THE company that plans to re-open Newcastle's Victoria Theatre as a performance space says it will need "major additional funding" from government and private sources before the doors open.
Century Venues, which operates Sydney venues including the Enmore and Metro theatres, bought the Perkins Street venue in 2015 and has spent roughly $750,000 stabilising and restoring the neglected theatre.
Consultant Daniel Ballantyne said a full revival would cost roughly $11.5 million, which "is well beyond a justifiable commercial investment".
"With this in mind, Century is prepared to place the building into a not-for-profit trust to enable pursuit of all potential fundraising opportunities," he said.
"This will also ensure this great cultural asset is protected in perpetuity for the people of Newcastle and the Hunter."
The Victoria Theatre dates back to 1891 and is one of the nation's oldest. The Newcastle Herald has reported Century Venues' plan to revive the 1000-capacity Victoria Theatre as a live performance space.
The full plans will be detailed in a development application the company says will be lodged imminently.
Mr Ballantyne said the company remained committed to spending more to restore the building.
"However, for the theatre to become fully operational, it will require major additional funding from both government and private sources committed to realising the vision seen in our development application," Mr Ballantyne said.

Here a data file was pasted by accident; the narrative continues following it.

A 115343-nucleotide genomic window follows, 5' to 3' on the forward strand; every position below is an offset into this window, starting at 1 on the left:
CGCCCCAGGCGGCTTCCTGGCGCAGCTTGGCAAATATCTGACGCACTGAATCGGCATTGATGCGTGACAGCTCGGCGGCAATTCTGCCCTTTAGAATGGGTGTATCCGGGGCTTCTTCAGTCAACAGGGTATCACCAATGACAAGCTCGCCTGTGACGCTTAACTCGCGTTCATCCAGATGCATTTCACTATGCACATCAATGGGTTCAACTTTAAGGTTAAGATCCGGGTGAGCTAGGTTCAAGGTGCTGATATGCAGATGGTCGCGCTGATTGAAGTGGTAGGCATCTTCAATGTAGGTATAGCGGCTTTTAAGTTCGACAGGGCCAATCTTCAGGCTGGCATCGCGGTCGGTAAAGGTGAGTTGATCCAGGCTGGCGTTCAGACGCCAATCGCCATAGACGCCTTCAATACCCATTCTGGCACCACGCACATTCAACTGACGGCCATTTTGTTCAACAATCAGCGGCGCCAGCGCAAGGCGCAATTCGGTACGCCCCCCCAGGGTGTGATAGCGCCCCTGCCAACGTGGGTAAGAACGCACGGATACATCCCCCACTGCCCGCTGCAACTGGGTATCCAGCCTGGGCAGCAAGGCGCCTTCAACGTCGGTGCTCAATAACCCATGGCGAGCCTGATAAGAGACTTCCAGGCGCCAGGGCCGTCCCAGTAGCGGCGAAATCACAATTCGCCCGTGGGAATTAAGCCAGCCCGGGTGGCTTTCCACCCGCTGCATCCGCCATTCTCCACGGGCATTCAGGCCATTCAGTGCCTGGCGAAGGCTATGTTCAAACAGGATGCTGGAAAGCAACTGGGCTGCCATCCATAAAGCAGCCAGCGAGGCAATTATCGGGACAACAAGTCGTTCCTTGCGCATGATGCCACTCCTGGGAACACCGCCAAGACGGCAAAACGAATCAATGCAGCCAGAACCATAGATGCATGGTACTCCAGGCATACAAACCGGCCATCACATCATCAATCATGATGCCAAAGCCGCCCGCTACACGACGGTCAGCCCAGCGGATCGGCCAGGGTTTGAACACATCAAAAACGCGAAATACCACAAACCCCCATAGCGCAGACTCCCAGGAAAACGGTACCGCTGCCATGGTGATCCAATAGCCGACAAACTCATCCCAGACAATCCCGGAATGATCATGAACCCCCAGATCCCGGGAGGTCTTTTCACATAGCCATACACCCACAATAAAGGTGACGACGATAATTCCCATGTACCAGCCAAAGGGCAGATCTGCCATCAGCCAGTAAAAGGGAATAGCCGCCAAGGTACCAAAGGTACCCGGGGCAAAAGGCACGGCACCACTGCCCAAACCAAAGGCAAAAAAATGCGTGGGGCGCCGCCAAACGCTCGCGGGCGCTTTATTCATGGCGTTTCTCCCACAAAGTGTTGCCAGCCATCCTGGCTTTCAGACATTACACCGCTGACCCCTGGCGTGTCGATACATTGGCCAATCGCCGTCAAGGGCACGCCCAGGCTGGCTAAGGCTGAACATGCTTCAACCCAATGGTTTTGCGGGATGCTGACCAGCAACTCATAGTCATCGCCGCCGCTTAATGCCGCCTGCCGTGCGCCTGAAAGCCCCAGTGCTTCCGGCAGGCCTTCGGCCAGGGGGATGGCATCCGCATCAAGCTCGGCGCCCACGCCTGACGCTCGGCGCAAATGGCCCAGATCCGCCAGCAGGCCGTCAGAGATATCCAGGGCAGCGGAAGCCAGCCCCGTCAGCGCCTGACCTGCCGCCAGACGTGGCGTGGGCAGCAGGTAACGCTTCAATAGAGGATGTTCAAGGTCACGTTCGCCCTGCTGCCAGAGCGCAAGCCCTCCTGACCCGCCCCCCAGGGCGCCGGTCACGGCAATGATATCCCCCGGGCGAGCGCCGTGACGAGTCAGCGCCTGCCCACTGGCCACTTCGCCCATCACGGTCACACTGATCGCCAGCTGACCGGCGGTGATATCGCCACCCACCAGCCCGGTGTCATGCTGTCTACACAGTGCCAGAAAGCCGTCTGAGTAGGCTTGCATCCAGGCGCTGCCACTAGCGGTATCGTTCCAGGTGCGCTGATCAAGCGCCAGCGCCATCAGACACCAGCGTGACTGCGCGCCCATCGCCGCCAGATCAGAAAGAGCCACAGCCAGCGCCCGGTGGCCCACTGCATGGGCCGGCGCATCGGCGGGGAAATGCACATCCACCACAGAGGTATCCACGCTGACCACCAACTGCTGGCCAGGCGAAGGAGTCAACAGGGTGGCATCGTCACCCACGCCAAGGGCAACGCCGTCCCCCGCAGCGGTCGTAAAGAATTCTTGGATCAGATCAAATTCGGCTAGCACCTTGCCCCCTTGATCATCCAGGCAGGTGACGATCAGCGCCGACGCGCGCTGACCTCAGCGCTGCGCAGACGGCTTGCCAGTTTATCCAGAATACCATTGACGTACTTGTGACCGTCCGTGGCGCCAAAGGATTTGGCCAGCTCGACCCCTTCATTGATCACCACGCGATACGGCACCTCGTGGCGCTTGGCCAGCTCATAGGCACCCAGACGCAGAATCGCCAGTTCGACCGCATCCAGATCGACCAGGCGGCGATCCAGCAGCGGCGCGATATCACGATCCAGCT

"Once restored, the building will not need ongoing operational subsidy and Century has the experience necessary to operate it as a viable theatre for the people of Newcastle."
Century Venues executive director Greg Khoury said the support of the council and a group of Newcastle businesses known as the Victoria Theatre Campaign Cabinet had been vital to the concept's progress.
While he said there was a long way to go before the doors could open, Mr Khoury described the costs of restoration as "incredible value for money" compared to building a new space of similar scale.
"It is low-hanging fruit in terms of returning to use a unique and highly desirable piece of our cultural history, quickly and affordably," he said.
Scott Carver Architects were briefed with preserving the fabric of the building while delivering flexibility for patrons and performers.
"We are immensely proud of the final concept they have produced and believe it, beyond question, represents best use for this tremendous cultural asset," Mr Khoury said.
While you're with us, did you know the Newcastle Herald offers breaking news alerts, daily email newsletters and more? Keep up to date with all the local news - sign up here.
IN NEWS TODAY:
- Missing thumb is a 'daily reminder' about ice and crime: court
- Bushfires rage in northern NSW
- Kayaking siblings paddle the full Hunter River for their mum
- Casual mine worker class action forges on despite $2 million bill
- 'I needed some Vitamin D': Toronto police stabbing accused in court a week before alleged incident
- Gasworks clean-up begins after 34 years | photos